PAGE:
Sunday, 19 October 2014

"Black's Creek" by Sam Millar.

Many thanks to Brandon/O'Brien Press for sending me a review copy of this title.  I have been asked to review it for DundalkFM, early November. 

A small town in upstate New York, Black's Creek is about to be hit by tragedy.  For a group of teenage boys in the 1970s, there's not much else to do but hang around, discussing comic books, TV shows and swim in the forbidden Jackson's Lake.  Three best friends, a day they will never forget and a blood oath taken.  The bravado they feel leads them to believe in their abilities to bring justice to the sleepy town, despite the Sheriff being close to home.  Sometimes the answers to problems seem so obvious, but can teenagers make informed decisions without some kind of guidance?

This multi-layered book is more than just a crime noir.  It is a story of friendship, idealism, innocence and trust.  Tommy, Brent and Horseshoe are witness to a traumatic event and it shakes them up badly.  The police force have their hands tied up in the legal tangles that a teenager cannot understand.  When Brent suggests they take the law into their own hands, even drawing blood for a blood oath, the boys become connected in a world of deceit.   Tommy's father is the town Sheriff and the town folk look up to him, calling to the house at all hours of day and night, with their woes.  Tommy adores his father and all he represents.  But when he snoops around in his fathers office he finds a diary containing the mans innermost thoughts.  Suddenly the Sheriff becomes less hero and more human.  The boys plan doesn't end the way they expected and their friendship is tested.  But when the body of a young girl is found, the town looks to the Sheriff  to find the culprit.  Tommy wills his father on, while learning to deal with his own grief.

Sam Millar has written a novel of deep and intense feeling.  The boys are young and innocent but each has their own individual personality, and very different sets of parents. The horror they have witnessed has changed them for ever and they will always feel that invisible bond.  The writing style has echoes of Huckleberry Finn, Stand By Me and other wonderful coming of age novels.  However, the book that kept coming back to me, as I read Black's Creek, was To Kill A Mockingbird.  The character of Sheriff Hendersen has ideals and values that are similar to Atticus Finch, and his son completely trusts him, looks at him with adoration and learns from him in many ways.  Not flawless, Tommy's father is a balance to his wife, who is a non-stop nit picker who has Tommy's heart broken with well intentioned nagging.  The overall atmosphere in the Sheriffs house is one of logic and love.  Tommy is a genuinely good kid, with a big heart and feels a need to put the world to rights.  His friends, Brent and Horseshoe are also harmless kids who are trying to grow up at different rates and are finding themselves on a daily basis.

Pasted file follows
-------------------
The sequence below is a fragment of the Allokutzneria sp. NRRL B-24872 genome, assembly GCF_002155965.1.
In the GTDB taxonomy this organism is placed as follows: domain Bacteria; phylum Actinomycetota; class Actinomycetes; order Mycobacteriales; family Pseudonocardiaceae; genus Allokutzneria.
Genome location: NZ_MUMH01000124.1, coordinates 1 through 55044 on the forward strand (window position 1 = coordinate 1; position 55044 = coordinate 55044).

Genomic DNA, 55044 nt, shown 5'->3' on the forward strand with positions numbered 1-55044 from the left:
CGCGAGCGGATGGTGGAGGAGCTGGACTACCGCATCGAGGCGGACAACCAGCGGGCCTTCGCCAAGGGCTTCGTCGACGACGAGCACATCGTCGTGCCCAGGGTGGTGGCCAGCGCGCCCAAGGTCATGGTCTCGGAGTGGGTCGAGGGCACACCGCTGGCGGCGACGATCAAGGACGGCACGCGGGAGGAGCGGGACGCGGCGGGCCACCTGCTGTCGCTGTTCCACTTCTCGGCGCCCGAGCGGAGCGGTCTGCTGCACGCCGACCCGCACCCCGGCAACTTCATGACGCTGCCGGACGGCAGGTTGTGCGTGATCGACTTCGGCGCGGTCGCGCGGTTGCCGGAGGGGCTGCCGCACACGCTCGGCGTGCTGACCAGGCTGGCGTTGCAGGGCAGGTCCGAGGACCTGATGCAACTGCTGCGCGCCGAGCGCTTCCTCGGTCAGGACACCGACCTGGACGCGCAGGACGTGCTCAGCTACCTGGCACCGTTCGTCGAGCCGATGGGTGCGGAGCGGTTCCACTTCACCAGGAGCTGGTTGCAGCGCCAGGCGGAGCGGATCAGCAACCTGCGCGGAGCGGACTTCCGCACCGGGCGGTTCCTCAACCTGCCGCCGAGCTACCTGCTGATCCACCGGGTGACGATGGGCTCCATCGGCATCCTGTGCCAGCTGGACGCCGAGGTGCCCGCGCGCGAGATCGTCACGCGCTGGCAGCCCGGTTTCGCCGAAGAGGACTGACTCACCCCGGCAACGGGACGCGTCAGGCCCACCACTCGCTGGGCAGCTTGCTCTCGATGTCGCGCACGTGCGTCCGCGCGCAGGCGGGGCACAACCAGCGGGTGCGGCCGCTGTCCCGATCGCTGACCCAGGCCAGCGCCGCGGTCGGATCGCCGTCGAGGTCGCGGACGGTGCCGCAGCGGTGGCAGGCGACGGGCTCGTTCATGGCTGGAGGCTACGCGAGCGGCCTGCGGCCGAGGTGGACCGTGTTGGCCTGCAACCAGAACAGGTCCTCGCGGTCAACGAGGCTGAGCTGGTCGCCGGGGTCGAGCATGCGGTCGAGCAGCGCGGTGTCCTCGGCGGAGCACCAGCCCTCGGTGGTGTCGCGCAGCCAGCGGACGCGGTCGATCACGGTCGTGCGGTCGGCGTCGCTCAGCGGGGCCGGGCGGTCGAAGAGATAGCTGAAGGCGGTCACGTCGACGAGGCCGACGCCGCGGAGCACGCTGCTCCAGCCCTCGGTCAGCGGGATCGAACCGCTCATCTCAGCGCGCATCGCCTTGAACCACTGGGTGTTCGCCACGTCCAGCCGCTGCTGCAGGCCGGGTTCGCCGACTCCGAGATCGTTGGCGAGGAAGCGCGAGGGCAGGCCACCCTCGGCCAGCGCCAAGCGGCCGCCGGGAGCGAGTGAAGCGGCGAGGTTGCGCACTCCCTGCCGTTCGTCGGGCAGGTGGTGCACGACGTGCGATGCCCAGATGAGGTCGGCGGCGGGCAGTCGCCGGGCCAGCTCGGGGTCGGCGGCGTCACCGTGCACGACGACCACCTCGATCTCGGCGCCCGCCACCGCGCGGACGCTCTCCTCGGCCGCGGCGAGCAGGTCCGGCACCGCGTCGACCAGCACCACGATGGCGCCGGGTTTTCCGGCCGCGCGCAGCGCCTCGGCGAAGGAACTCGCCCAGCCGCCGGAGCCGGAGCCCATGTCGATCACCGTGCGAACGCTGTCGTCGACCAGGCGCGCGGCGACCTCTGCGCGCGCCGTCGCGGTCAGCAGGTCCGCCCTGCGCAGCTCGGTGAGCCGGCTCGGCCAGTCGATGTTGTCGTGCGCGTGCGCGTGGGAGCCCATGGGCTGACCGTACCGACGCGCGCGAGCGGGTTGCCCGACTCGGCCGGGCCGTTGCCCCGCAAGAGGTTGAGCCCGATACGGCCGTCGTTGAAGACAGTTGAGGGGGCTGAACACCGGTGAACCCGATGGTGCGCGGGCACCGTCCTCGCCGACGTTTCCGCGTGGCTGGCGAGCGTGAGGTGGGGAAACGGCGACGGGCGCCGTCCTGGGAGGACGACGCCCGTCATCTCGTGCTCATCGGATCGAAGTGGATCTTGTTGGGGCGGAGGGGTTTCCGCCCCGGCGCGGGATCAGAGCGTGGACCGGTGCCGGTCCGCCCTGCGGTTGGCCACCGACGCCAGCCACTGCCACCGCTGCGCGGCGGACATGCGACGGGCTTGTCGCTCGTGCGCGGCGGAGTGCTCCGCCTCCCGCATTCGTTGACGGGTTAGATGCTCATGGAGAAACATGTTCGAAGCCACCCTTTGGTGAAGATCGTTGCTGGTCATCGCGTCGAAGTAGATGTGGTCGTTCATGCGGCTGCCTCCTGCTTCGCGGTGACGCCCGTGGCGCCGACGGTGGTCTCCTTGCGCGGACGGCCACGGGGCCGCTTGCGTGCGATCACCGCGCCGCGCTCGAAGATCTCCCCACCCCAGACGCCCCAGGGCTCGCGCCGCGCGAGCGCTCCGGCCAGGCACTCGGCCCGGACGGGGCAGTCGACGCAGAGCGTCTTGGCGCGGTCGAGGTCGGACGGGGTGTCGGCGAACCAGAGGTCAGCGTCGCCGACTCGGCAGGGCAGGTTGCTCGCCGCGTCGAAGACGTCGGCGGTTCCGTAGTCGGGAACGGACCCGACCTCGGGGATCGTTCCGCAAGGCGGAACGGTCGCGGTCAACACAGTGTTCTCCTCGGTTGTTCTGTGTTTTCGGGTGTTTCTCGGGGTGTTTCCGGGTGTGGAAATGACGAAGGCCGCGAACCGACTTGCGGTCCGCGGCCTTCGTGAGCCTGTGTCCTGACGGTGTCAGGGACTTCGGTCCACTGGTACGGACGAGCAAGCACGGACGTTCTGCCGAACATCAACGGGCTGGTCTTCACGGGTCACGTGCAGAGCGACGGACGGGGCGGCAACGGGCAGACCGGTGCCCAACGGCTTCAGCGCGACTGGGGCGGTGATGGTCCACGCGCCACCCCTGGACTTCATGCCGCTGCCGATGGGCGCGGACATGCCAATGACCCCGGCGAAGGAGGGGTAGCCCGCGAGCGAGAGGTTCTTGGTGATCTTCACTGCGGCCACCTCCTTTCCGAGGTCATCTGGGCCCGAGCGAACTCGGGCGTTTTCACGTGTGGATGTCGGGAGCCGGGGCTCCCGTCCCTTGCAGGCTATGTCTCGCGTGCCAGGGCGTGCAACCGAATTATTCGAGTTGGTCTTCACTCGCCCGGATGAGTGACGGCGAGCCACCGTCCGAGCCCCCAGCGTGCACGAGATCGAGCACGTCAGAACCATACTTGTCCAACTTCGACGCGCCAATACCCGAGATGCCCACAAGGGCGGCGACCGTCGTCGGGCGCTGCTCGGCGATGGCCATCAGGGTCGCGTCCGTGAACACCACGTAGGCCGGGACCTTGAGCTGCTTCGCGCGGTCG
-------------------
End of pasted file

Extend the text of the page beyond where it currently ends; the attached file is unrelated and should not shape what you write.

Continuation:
There are lessons to be learned for each character in this book.  The narrative is strong, a town weighed down by grief and the uncertainty of how it will cope under pressure,  also very similar to Harper Lee's classic novel.  What Sam Millar has done, though, is bring the story to the forefront, allowing the adolescent protagonist lead, but not take over completely.  A clever way of hooking the reader from the start.  I would challenge anyone not to devour this book in one or two sittings, and I can confidently say that this is a novel like no other I have read in contemporary crime fiction.  It is a story of a boy, a dark summer and a harsh introduction to adulthood.  Pure Gold.


Award-winning writer Sam Millar is the author of The Darkness of Bones, Dark Souls and The Redemption Factory, as well as the popular series featuring PI Karl Kane: Blood Storm, The Dark Place and Dead of Winter. His memoir, On the Brinks, was originally published in 2003. He has also written a critically acclaimed stage play, Brothers in Arms. He has received several awards for his writing including the Aisling Award for Art and Culture, and most recently, the prestigious Golden Balais d’or (France) for Best Crime Book for On the Brinks. On the Brinks was also named one of Le Monde’s Top Twenty Thrillers of 2013.

Black's Creek is published by Brandon/O'Brien Press and is available in paperback and ebook format.

You can hear my review on DundalkFM on 5th November at 7pm

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